Brittany Stephens is a 20-year-old mom from Louisiana whose little girl is dead.
In October, Stephens was riding with three friends and her 1-year-old daughter, Seyaira, when the SUV they were in was hit by an off-duty police officer who was reportedly driving 94 mph.
The crash didn’t happen on a high-speed road. I checked out the location of the accident on Google Maps, and it’s an intersection in a busy commercial area of Baton Rouge. The road where the cop, Christopher Manuel, was driving has a speed limit of 50 mph, so when he slammed into the SUV as it made a left turn, he was reportedly approaching the intersection at nearly double the legal speed.
Everyone in the SUV was rushed to the hospital, and Seyaira did not survive her injuries. Manuel was charged with speeding and negligent homicide.
Now here’s where this story adds incredible frustration on top of incredible tragedy: For failing to properly adjust the strap length on Seyaira’s car seat to match her height, Brittany Stephens has been hit with the same charge as Manuel. This young mother is also facing negligent homicide charges, and she had to post thousands of dollars in bail to stay out of jail.
Anyone who has ever attempted to wrestle a wiggly baby or toddler into a car seat knows it is very difficult to get right. The internet is rife with advice on how to successfully get your kid into the car. Straps get tangled. Buckles get stuck. “In my work with parents of toddlers,” writes one parenting blogger, “I would rank car seats as one of the most complicated and tricky issues. … Our children are twisting and arching their backs and screaming and kicking and pummeling our heads with their fists as we hold them down and buckle them in.”
I don’t know whether Stephens struggled to get Seyaira buckled the day of the crash, but it’s not hard to imagine how a perfectly good mom might not tighten the straps correctly. And in what world does that innocent error warrant the same charge as the one faced by a police officer — someone with more driving and safety training than the average person — accused of going 94 in a 50 zone and killing a little girl?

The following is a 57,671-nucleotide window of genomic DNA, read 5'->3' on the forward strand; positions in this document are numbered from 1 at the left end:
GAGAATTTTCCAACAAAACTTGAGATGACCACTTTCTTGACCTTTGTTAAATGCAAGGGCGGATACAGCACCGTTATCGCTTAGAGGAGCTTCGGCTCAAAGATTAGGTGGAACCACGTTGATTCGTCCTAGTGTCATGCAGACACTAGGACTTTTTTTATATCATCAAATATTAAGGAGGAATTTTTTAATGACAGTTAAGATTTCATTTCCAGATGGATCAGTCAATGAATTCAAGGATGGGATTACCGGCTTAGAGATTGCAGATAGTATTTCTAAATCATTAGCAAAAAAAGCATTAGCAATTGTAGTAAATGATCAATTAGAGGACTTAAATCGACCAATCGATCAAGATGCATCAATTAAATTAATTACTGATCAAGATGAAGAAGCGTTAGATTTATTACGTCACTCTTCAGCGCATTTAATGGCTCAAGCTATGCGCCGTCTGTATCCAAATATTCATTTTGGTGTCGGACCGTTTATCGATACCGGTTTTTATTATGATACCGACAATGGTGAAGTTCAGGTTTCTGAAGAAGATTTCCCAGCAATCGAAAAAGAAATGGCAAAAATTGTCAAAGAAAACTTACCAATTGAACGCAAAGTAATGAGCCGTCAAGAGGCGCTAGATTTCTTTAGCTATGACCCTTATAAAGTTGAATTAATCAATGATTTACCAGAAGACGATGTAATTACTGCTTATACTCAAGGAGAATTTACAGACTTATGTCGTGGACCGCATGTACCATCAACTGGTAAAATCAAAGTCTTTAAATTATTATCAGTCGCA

This story is especially maddening because while in one sense it is clear cut, in another it is extremely fuzzy. Unlike some cases of the criminal justice system gone wrong, this isn’t about over-criminalization: Negligent homicide is an appropriate charge in the right circumstances. The problem is not the existence of the charge but its use.
The problem here is the power of the prosecutor, an office which desperately needs accountability and reform.
Prosecutors have enormous official discretion. “They can choose how harshly to go after someone, how lenient to go after someone,” explains John Pfaff, a Fordham University professor of criminal law. “They have tremendous power in that respect.”
Pfaff’s research has found that prosecutors choosing to prosecute misdemeanor offenses as felonies is a major contributing factor to the United States’ record-setting imprisonment rate. Prosecutors “remain the only actor [in the justice system] who is subject to almost no regulation at all,” he says. “In states without sentencing guidelines, there are no rules about what sort of sentences they can impose. They can choose who gets charged, and who doesn’t, with no review. They can choose what charges to file.”
And the way the job works now, prosecutors “don’t feel like they’re doing their jobs unless they’re winning convictions and putting people in jail,” explains journalist Radley Balko over at Reason. He continues:
Think about it: When was the last time you read a big story about your local district attorney declining to bring charges? It happens, of course. But it isn’t covered. Even rarer, when was the last time a prosecutor was praised for such restraint? (The one exception might be police-involved shootings.) The truth is that prosecutors are praised, reelected and promoted based on the cases they win, and on the number of people they put away.
Which means prosecutors have an incentive to see an accident as a case of criminal negligence, to find willful intent where none may exist, and to find creative new ways to criminalize what’s really no more than bad — though not necessarily criminal — behavior.
Worse yet, says Ken White, a former federal prosecutor, the job trains prosecutors to see constitutional “rights as a challenge, as something to be overcome to win a conviction.”
Brittany Stephens is a 20-year-old mom from Louisiana whose little girl is dead, and now she’s been hit with an incredibly unfair charge — the apparent result of an out-of-control prosecutor’s office. Her nightmare ordeal shows all too well why prosecutor’s offices must be a target of criminal justice reform.